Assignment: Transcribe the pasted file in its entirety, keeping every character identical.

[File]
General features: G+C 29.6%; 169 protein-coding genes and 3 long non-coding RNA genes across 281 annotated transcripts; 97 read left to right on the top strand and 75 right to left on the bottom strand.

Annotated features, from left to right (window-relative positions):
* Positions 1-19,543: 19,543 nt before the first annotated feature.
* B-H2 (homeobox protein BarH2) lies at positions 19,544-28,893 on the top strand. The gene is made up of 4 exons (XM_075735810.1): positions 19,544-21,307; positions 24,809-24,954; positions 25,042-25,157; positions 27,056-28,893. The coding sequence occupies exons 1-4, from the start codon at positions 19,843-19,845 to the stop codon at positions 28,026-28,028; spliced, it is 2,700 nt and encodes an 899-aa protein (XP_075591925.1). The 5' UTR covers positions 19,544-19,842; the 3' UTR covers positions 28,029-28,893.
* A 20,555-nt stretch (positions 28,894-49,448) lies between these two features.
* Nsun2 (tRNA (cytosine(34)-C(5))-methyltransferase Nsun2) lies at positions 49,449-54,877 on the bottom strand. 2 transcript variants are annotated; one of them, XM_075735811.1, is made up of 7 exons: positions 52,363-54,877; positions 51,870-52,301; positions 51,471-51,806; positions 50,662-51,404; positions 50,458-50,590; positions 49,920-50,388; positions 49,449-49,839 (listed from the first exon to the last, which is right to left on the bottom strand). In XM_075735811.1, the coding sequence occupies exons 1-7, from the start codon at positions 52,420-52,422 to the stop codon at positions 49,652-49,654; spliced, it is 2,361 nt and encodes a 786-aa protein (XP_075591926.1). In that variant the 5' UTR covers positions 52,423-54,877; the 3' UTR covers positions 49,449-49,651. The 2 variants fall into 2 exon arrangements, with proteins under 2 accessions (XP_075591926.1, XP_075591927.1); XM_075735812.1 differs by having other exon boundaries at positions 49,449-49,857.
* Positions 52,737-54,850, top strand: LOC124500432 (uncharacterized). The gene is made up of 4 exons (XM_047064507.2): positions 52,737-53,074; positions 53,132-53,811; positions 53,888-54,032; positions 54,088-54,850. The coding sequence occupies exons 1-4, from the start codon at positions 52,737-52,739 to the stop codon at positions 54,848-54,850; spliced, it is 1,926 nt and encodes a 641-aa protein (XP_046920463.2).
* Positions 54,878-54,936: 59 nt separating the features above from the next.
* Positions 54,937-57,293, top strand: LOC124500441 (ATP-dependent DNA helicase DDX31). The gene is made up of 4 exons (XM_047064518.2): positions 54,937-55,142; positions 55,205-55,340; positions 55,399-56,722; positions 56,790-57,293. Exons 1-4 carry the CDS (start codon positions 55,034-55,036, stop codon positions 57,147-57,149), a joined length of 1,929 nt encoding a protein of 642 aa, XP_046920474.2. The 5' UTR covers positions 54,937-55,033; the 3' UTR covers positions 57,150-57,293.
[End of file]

General features: G+C 29.6%; 169 protein-coding genes and 3 long non-coding RNA genes across 281 annotated transcripts; 97 read left to right on the top strand and 75 right to left on the bottom strand.

Annotated features, from left to right (window-relative positions):
* Positions 1-19,543: 19,543 nt before the first annotated feature.
* B-H2 (homeobox protein BarH2) lies at positions 19,544-28,893 on the top strand. The gene is made up of 4 exons (XM_075735810.1): positions 19,544-21,307; positions 24,809-24,954; positions 25,042-25,157; positions 27,056-28,893. The coding sequence occupies exons 1-4, from the start codon at positions 19,843-19,845 to the stop codon at positions 28,026-28,028; spliced, it is 2,700 nt and encodes an 899-aa protein (XP_075591925.1). The 5' UTR covers positions 19,544-19,842; the 3' UTR covers positions 28,029-28,893.
* A 20,555-nt stretch (positions 28,894-49,448) lies between these two features.
* Nsun2 (tRNA (cytosine(34)-C(5))-methyltransferase Nsun2) lies at positions 49,449-54,877 on the bottom strand. 2 transcript variants are annotated; one of them, XM_075735811.1, is made up of 7 exons: positions 52,363-54,877; positions 51,870-52,301; positions 51,471-51,806; positions 50,662-51,404; positions 50,458-50,590; positions 49,920-50,388; positions 49,449-49,839 (listed from the first exon to the last, which is right to left on the bottom strand). In XM_075735811.1, the coding sequence occupies exons 1-7, from the start codon at positions 52,420-52,422 to the stop codon at positions 49,652-49,654; spliced, it is 2,361 nt and encodes a 786-aa protein (XP_075591926.1). In that variant the 5' UTR covers positions 52,423-54,877; the 3' UTR covers positions 49,449-49,651. The 2 variants fall into 2 exon arrangements, with proteins under 2 accessions (XP_075591926.1, XP_075591927.1); XM_075735812.1 differs by having other exon boundaries at positions 49,449-49,857.
* Positions 52,737-54,850, top strand: LOC124500432 (uncharacterized). The gene is made up of 4 exons (XM_047064507.2): positions 52,737-53,074; positions 53,132-53,811; positions 53,888-54,032; positions 54,088-54,850. The coding sequence occupies exons 1-4, from the start codon at positions 52,737-52,739 to the stop codon at positions 54,848-54,850; spliced, it is 1,926 nt and encodes a 641-aa protein (XP_046920463.2).
* Positions 54,878-54,936: 59 nt separating the features above from the next.
* Positions 54,937-57,293, top strand: LOC124500441 (ATP-dependent DNA helicase DDX31). The gene is made up of 4 exons (XM_047064518.2): positions 54,937-55,142; positions 55,205-55,340; positions 55,399-56,722; positions 56,790-57,293. Exons 1-4 carry the CDS (start codon positions 55,034-55,036, stop codon positions 57,147-57,149), a joined length of 1,929 nt encoding a protein of 642 aa, XP_046920474.2. The 5' UTR covers positions 54,937-55,033; the 3' UTR covers positions 57,150-57,293.